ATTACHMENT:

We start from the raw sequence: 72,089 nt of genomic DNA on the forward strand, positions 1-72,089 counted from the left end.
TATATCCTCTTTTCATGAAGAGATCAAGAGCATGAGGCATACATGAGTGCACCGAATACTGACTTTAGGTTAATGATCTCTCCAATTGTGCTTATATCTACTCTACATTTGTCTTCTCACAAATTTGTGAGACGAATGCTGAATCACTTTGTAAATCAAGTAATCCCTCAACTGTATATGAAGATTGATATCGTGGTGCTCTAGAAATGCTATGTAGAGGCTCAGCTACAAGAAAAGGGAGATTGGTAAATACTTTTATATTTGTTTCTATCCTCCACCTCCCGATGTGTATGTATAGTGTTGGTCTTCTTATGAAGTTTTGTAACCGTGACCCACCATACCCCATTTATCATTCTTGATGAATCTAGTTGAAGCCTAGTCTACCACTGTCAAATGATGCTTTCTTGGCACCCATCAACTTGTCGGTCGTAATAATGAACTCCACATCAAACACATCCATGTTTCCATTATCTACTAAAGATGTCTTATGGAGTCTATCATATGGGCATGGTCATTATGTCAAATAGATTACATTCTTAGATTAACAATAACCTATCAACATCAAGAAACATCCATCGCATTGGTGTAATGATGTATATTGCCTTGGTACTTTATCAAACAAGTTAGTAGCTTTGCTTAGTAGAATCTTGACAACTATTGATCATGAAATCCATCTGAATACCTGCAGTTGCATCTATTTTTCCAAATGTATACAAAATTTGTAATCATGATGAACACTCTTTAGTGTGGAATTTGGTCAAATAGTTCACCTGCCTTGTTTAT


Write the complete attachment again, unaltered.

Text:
We start from the raw sequence: 72,089 nt of genomic DNA on the forward strand, positions 1-72,089 counted from the left end.
TATATCCTCTTTTCATGAAGAGATCAAGAGCATGAGGCATACATGAGTGCACCGAATACTGACTTTAGGTTAATGATCTCTCCAATTGTGCTTATATCTACTCTACATTTGTCTTCTCACAAATTTGTGAGACGAATGCTGAATCACTTTGTAAATCAAGTAATCCCTCAACTGTATATGAAGATTGATATCGTGGTGCTCTAGAAATGCTATGTAGAGGCTCAGCTACAAGAAAAGGGAGATTGGTAAATACTTTTATATTTGTTTCTATCCTCCACCTCCCGATGTGTATGTATAGTGTTGGTCTTCTTATGAAGTTTTGTAACCGTGACCCACCATACCCCATTTATCATTCTTGATGAATCTAGTTGAAGCCTAGTCTACCACTGTCAAATGATGCTTTCTTGGCACCCATCAACTTGTCGGTCGTAATAATGAACTCCACATCAAACACATCCATGTTTCCATTATCTACTAAAGATGTCTTATGGAGTCTATCATATGGGCATGGTCATTATGTCAAATAGATTACATTCTTAGATTAACAATAACCTATCAACATCAAGAAACATCCATCGCATTGGTGTAATGATGTATATTGCCTTGGTACTTTATCAAACAAGTTAGTAGCTTTGCTTAGTAGAATCTTGACAACTATTGATCATGAAATCCATCTGAATACCTGCAGTTGCATCTATTTTTCCAAATGTATACAAAATTTGTAATCATGATGAACACTCTTTAGTGTGGAATTTGGTCAAATAGTTCACCTGCCTTGTTTAT